I don’t read many courtroom thrillers, but after reading Presumed Innocent I think I need to add some more to my reading list! It’s packed with suspense and kept me guessing until the end.
I read Presumed Innocent as part of the 2020 Thoughtful Reading Challenge. January’s challenge is to read (or re-read) the first book in a series.
I’m going to cheat a little and use the library’s description: “The novel that launched Turow’s career as one of America’s pre-eminent thriller writers tells the story of Rusty Sabicch, chief deputy prosecutor in a large Midwestern city. With three weeks to go in his boss’ re-election campaign, a member of Rusty’s staff is found murdered; he is charged with finding the killer, until his boss loses and, incredibly, Rusty finds himself accused of the murder.”
Rusty has a lot going on his head. His father was emotionally abusive and his mother was psychologically fragile. These circumstances shaped Rusty into an emotionally needy man. First, he fixated on his wife (who is herself a bit of a mess), then he devoted himself to his boss (daddy issues, anyone?), and then he had an obsessive affair with Carolyn, the murder victim. Because Rusty is the narrator, we hear a lot about what he’s thinking and feeling. It adds to the atmosphere, and makes you wonder if he finally snapped and killed Carolyn. (He’s an unreliable narrator and never tells the reader, “I didn’t do it,” making him a viable suspect until the very end.) I suppose I should have been more sympathetic to Rusty, but I couldn’t get past his really weird obsession with a tacky, unethical colleague. It made him unlikable to me.
The case against Rusty is based on very circumstantial evidence. It was so circumstantial that I wondered if a prosecutor would actually go to court with it. Nonetheless, the action in the courtroom is riveting. Rusty is represented by my favorite character in the book, Sandy Stern, a wise, genteel Latino man who skillfully teases out incompetency, corruption, and dishonesty as he cross-examines witnesses and battles with prosecutors before a larger than life judge. It’s a battle of wits, with many satisfying twists and turns.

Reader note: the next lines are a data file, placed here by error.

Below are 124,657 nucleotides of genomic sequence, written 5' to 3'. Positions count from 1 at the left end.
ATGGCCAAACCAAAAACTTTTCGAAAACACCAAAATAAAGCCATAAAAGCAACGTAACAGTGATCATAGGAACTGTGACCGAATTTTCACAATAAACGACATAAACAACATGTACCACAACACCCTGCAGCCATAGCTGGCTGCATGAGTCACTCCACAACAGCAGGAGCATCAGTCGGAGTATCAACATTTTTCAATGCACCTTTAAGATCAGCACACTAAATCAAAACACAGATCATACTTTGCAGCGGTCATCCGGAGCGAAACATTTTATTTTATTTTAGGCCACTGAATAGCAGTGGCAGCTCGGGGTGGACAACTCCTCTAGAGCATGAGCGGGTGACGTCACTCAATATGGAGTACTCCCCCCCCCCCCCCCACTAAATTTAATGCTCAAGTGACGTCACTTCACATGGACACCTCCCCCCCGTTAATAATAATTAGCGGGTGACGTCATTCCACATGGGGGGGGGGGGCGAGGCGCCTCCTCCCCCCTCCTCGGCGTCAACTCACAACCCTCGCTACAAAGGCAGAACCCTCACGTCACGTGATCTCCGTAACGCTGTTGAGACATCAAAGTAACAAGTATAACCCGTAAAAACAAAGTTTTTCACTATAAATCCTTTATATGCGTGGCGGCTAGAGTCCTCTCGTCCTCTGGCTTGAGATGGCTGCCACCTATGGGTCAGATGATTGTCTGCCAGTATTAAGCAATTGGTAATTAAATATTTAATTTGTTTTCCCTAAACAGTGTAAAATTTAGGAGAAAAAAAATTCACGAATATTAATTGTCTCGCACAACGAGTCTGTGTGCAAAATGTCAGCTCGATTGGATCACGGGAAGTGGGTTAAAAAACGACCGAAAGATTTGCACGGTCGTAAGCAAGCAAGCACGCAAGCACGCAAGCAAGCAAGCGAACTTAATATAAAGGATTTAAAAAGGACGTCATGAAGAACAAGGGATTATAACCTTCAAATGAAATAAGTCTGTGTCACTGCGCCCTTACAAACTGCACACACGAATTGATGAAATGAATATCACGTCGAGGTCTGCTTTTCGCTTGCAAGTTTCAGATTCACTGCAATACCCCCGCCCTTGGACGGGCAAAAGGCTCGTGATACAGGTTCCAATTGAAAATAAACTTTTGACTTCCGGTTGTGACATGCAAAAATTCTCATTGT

Some people understandably don’t like unreliable narrators. In the wrong writer’s hands, it can be a trust-busting gimmick. But I think Scott Turow handled it well. If you’re paying attention, you pick up on Rusty’s unreliability pretty early in the book, and it adds to the suspense. What isn’t he telling us? Did he do it? What about the fingerprints? And, in due time, all the questions are answered just when we need to know.
I really enjoyed Presumed Innocent and recommend it to people who like good mysteries or legal thrillers. It’s the first book in Turow’s 10 book Kindle County series. The second book, The Burden of Proof, is about defense attorney Sandy Stern, and I’m looking forward to reading it.
Did you read the first book in a series this month? Tell us about it in the comments section.
Also, if you know of any courtroom/legal thrillers I should add to my list please share!